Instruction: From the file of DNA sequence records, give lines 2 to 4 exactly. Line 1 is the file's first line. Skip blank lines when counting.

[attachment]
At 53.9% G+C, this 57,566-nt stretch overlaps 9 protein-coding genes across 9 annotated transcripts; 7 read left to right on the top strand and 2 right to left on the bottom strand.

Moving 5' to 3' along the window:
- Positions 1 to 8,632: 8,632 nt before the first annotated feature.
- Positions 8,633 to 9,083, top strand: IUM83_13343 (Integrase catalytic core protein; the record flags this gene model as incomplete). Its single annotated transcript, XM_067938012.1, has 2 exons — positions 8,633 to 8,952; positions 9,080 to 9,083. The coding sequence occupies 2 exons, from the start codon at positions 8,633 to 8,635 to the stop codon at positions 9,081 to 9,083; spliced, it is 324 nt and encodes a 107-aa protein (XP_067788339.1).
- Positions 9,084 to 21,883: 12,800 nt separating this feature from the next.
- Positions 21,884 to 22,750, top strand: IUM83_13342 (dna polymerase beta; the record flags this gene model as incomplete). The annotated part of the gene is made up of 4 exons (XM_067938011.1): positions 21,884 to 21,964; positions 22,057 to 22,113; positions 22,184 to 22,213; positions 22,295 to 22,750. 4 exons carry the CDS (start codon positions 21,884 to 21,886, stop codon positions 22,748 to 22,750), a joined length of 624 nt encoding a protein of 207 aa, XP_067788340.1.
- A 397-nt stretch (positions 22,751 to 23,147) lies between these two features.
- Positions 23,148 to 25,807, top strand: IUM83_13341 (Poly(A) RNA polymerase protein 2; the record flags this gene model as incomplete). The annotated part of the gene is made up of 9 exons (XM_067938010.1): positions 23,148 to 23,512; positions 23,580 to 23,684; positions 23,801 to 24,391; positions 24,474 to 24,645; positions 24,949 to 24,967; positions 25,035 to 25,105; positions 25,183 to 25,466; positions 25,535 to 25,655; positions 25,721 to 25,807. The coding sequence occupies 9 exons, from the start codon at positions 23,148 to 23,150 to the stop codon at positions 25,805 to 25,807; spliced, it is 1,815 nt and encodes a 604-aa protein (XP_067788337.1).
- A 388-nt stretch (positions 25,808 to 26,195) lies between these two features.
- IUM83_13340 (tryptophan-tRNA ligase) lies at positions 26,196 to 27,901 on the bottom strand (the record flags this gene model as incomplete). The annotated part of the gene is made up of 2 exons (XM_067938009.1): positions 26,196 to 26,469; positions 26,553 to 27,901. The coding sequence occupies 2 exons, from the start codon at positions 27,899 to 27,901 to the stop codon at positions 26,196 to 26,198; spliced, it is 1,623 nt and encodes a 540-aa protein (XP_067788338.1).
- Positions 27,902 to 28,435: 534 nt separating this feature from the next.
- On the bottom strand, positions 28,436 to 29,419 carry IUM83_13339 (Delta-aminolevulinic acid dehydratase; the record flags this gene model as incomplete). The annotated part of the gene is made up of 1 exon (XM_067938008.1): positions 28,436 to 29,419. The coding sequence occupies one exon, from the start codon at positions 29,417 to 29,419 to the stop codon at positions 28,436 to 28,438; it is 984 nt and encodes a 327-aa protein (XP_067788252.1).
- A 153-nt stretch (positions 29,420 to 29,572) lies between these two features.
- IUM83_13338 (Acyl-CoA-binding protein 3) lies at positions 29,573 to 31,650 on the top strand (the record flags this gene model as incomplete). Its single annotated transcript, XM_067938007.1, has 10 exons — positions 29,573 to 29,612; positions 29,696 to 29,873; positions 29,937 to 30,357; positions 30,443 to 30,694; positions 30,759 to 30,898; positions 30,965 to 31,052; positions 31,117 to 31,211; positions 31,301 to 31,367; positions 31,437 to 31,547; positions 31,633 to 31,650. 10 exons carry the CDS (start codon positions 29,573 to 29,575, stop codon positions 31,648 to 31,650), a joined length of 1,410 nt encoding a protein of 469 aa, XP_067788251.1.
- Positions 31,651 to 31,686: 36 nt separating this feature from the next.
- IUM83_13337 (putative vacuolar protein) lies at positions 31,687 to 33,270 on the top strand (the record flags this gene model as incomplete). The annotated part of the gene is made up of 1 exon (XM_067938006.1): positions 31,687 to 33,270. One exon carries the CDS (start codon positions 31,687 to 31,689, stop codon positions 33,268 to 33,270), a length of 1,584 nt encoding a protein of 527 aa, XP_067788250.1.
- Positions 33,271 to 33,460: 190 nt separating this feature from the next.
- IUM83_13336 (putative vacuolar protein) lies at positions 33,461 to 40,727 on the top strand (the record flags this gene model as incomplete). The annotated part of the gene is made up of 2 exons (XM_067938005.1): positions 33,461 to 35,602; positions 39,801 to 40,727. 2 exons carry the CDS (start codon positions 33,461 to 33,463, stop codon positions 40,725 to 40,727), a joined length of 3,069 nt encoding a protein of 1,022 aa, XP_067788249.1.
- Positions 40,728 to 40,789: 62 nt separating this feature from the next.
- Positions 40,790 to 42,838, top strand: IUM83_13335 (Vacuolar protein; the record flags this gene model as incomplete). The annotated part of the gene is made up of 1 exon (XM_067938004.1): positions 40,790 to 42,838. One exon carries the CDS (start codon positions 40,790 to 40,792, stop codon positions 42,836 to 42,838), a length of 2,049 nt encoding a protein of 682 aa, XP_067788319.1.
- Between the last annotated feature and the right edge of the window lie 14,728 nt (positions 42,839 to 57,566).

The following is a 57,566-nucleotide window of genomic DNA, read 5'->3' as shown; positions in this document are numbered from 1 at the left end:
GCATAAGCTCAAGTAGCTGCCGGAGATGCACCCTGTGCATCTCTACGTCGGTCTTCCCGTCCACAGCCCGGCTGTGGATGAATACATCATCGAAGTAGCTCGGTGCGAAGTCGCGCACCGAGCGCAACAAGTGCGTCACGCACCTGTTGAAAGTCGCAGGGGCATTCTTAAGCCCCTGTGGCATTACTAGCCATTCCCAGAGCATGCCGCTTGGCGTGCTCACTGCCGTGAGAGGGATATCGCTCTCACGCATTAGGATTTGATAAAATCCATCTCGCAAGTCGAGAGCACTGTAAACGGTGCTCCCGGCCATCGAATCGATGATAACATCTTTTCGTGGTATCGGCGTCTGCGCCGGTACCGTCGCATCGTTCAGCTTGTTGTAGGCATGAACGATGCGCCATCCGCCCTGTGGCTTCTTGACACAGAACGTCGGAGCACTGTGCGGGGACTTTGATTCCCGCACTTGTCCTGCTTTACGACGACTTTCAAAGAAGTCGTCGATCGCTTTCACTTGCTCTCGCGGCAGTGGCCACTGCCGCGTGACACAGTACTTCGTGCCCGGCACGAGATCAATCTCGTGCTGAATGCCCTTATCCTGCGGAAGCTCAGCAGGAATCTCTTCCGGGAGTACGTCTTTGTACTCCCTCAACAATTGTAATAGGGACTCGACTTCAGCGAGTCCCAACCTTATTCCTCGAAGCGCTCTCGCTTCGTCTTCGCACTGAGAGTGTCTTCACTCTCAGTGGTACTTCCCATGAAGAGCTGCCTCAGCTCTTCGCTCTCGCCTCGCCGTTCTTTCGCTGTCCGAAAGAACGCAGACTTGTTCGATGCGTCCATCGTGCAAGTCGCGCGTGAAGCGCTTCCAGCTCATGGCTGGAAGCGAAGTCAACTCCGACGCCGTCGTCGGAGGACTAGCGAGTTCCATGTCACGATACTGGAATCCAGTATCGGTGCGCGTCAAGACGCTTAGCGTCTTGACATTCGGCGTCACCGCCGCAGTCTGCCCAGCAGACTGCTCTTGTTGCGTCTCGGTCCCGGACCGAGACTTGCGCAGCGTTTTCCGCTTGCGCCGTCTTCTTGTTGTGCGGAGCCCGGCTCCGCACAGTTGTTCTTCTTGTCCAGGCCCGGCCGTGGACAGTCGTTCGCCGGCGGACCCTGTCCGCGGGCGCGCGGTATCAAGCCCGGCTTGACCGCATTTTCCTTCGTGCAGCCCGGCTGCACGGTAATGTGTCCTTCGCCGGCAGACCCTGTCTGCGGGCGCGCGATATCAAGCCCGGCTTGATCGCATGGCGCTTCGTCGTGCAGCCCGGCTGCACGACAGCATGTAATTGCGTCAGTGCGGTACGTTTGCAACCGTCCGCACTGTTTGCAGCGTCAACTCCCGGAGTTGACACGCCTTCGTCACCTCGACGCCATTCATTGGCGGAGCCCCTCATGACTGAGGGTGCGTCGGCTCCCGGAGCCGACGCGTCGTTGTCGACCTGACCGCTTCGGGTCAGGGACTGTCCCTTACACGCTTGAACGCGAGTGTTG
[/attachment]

Moving 5' to 3' along the window:
- Positions 1 to 8,632: 8,632 nt before the first annotated feature.
- Positions 8,633 to 9,083, top strand: IUM83_13343 (Integrase catalytic core protein; the record flags this gene model as incomplete). Its single annotated transcript, XM_067938012.1, has 2 exons — positions 8,633 to 8,952; positions 9,080 to 9,083. The coding sequence occupies 2 exons, from the start codon at positions 8,633 to 8,635 to the stop codon at positions 9,081 to 9,083; spliced, it is 324 nt and encodes a 107-aa protein (XP_067788339.1).